Inception (2010)

Director: Christopher Nolan
Screenwriter: Christopher Nolan
Cast: Leonardo DiCaprio, Joseph Gordon-Levitt, Marion Cotillard, Ken Watanabe, Ellen Page, Tom Hardy, Dileep Rao, Cillian Murphy, Tom Berenger, Michael Caine, Pete Postlethwaite
Nominations: Picture, Original Screenplay, Cinematography, Art Direction, Score, Sound Mixing, Sound Editing, Visual Effects
Wins: Cinematography, Sound Mixing, Sound Editing, Visual Effects

A prominent theme in many of Christopher Nolan’s films is guilt.  Guilt drives Leonard’s quest to find (again and again…) his wife’s killer; it drives Bruce Wayne’s/Batman’s desire to rid Gotham of the uncaring, unscrupulous criminals who keep the city on edge; it drives Robert Angier to continually try to one-up Alfred Borden.  In those cases, though, the guilt mutates into a frustrating form of vengeance/revenge—the guilty characters fall into a vicious circle of needing to do more in order to alleviate their guilt, which has us questioning them, their motives, and in a larger sense, what is righteous and what is villainous.  Is Leonard really a “good guy” because he’s killed his wife’s murderer (and a few other men who Teddy manipulated him to)?  Is Batman really “heroic” because he has virtuous intentions despite the fact that he’s basically the reason the Joker and Bane terrorize Gotham City?  Can Angier really be seen as sympathetic and justified in his one-upmanship when his satisfaction must be fed by death?  The characters are “heroes” in the narrative sense, but their actions, when taken as a whole, are far from admirable.

While springing from the same garden, Dom Cobb in Inception has been cultivated as more decent and honest character than his previous Nolan brethren.  True, he planted the idea that life was a dream in his wife Mal’s mind—which ultimately led to her death—but unlike the above characters, Cobb’s guilt remains internalized.  He doesn’t blame anyone but himself, and because of that he has no need to seek vengeance against anyone.  On the other hand, because Mal manifests in his mind as the personification of his guilt, she acts out against others on his behalf.

Another big difference between Cobb and those other characters is how he has a definable, tangible, and achievable goal: he wants to be with his kids.  As simple as that is, it’s also universal and relatable; even if you don’t have kids, odds are there’s someone in your life you care an incredible amount for, whom you would do almost anything for.  While Leonard, Bruce Wayne/Batman, and Angier do have people they care about, those people are, sadly, gone from their lives.  Unlike Cobb, there’s nothing they can do to be reunited with their loved ones.  They’re basically looking at situations in which even if everything works in their favors and they succeed in their quests they will still fall short of a completely satisfying ending.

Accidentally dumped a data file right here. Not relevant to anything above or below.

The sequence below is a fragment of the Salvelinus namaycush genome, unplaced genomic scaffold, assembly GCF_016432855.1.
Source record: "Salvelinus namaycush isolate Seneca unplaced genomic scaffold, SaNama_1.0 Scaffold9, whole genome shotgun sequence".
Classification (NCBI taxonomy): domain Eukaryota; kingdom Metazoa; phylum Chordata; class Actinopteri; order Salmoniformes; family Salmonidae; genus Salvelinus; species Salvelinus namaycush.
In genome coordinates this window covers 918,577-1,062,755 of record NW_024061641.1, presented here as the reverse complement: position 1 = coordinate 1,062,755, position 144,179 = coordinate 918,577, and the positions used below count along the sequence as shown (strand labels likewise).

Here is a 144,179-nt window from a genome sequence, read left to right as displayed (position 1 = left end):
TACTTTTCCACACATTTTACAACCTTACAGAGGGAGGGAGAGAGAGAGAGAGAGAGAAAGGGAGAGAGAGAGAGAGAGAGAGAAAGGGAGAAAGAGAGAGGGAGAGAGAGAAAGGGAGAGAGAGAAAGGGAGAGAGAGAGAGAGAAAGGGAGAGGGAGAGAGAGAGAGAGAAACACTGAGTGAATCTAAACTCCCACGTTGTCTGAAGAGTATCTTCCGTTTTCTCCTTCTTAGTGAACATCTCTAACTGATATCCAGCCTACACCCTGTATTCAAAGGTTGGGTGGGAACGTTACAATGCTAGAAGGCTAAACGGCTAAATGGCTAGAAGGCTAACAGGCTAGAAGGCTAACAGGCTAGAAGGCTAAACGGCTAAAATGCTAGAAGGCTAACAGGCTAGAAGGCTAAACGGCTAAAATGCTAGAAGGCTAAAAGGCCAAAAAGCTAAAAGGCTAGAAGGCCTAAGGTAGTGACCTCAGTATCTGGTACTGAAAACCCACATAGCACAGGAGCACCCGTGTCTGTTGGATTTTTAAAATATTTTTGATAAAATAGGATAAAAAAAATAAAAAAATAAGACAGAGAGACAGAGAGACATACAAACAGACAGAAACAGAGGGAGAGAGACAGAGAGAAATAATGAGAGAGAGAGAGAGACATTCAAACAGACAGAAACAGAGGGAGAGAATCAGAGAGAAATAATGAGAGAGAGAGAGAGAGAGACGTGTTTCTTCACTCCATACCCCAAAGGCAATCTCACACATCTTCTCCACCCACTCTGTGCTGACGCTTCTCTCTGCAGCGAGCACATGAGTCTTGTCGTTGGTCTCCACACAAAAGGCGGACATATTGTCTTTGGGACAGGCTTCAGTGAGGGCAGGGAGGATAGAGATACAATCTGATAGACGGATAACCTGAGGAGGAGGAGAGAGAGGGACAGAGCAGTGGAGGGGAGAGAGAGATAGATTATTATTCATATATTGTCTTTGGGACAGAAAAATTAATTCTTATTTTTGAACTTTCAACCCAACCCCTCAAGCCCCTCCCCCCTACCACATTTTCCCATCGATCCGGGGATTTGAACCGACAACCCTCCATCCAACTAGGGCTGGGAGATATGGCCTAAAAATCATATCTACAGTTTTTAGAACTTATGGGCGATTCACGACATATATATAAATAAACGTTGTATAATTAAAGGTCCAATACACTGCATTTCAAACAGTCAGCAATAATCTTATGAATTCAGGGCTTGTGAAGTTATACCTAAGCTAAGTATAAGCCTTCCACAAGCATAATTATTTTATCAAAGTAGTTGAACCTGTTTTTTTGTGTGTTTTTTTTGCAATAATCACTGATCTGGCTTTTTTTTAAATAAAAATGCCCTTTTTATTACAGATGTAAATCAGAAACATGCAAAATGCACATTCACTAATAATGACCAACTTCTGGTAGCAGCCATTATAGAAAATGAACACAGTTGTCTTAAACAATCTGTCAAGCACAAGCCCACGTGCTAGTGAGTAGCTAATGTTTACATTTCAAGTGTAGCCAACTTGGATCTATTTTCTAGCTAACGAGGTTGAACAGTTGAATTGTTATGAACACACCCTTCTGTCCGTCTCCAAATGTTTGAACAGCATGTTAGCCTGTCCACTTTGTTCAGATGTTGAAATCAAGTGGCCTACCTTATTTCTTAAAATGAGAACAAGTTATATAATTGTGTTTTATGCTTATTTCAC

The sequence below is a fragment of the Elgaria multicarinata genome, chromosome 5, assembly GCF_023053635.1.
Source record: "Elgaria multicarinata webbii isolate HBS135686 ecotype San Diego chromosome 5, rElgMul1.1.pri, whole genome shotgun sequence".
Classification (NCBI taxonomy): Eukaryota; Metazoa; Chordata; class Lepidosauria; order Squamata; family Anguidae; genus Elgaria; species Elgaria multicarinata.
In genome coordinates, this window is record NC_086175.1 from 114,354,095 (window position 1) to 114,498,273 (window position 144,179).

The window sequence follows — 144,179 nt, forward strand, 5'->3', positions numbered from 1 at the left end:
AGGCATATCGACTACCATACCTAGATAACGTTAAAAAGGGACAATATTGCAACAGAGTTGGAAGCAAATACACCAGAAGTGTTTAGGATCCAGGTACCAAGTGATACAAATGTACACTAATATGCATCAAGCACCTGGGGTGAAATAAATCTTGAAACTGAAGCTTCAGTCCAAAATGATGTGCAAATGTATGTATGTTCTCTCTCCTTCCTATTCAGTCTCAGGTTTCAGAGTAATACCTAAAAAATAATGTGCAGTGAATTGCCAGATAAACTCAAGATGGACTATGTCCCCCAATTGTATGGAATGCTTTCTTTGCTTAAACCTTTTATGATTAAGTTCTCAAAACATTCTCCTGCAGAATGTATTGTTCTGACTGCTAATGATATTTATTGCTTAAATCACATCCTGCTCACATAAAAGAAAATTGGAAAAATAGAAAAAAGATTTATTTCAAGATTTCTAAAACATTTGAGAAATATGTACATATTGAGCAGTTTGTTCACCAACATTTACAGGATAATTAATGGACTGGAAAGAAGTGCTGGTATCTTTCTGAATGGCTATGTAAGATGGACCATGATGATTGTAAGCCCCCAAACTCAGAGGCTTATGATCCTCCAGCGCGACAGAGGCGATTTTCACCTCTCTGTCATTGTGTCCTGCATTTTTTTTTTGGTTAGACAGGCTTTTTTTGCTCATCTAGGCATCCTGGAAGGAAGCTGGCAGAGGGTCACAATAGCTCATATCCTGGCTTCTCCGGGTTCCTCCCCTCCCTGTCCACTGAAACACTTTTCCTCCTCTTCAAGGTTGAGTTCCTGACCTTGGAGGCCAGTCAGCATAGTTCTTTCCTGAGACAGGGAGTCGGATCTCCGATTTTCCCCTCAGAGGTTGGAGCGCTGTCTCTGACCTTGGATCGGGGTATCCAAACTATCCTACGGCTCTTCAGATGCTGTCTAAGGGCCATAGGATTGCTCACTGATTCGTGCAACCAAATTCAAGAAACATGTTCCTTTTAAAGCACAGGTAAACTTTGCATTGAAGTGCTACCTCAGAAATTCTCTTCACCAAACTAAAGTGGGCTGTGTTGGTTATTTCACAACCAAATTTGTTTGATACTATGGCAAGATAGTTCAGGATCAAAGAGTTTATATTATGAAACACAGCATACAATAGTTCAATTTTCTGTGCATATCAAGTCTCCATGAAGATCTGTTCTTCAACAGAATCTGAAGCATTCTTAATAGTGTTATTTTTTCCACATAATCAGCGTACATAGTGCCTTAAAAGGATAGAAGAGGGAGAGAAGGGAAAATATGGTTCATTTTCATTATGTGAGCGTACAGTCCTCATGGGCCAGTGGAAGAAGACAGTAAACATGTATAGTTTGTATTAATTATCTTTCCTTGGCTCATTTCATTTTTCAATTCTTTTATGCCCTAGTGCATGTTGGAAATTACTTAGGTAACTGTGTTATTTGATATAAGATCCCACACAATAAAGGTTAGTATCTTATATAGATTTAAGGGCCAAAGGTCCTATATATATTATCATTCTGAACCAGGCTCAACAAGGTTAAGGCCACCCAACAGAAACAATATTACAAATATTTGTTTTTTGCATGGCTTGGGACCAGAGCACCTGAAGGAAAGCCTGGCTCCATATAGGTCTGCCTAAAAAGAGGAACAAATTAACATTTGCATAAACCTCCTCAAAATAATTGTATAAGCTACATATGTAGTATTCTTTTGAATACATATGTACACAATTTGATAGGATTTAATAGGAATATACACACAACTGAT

And that leads to what is probably the most discussed aspect of Inception: its ending.  Obviously, there are two diametrically opposing perspectives: the ending is a dream, or the ending is real life.  There are plenty of easily accessible articles and videos everywhere online that provide compelling evidence and arguments for both points of view, so really, what it comes down to is what you want to believe.

Whatever side you fall on, I think the most important detail in the final scene is that whether a dream or real it doesn’t matter to Cobb.  His focus is solely on his children, which should be our indication that it shouldn’t matter to us if the reunion is actually happening or just a conjuring of his mind’s desire.  The ordeal with planting the idea in Fischer’s subconscious resulted in not only Fischer experience a reconciliation with his father but Cobb alleviating his guilt over Mal’s death.

Yes, he did initiate everything that would kill Mal, but he does admit his role and expresses his regret (granted, to his projection of Mal, but it’s better than nothing), so we’re better able to forgive him.  He’ll live with his guilt forever, of course (how could he not?), but taking responsibility for his actions may make managing that guilt easier.  Because he has finally accepted his part in her death, he is redeemed, both in the world of the film and in our eyes as well.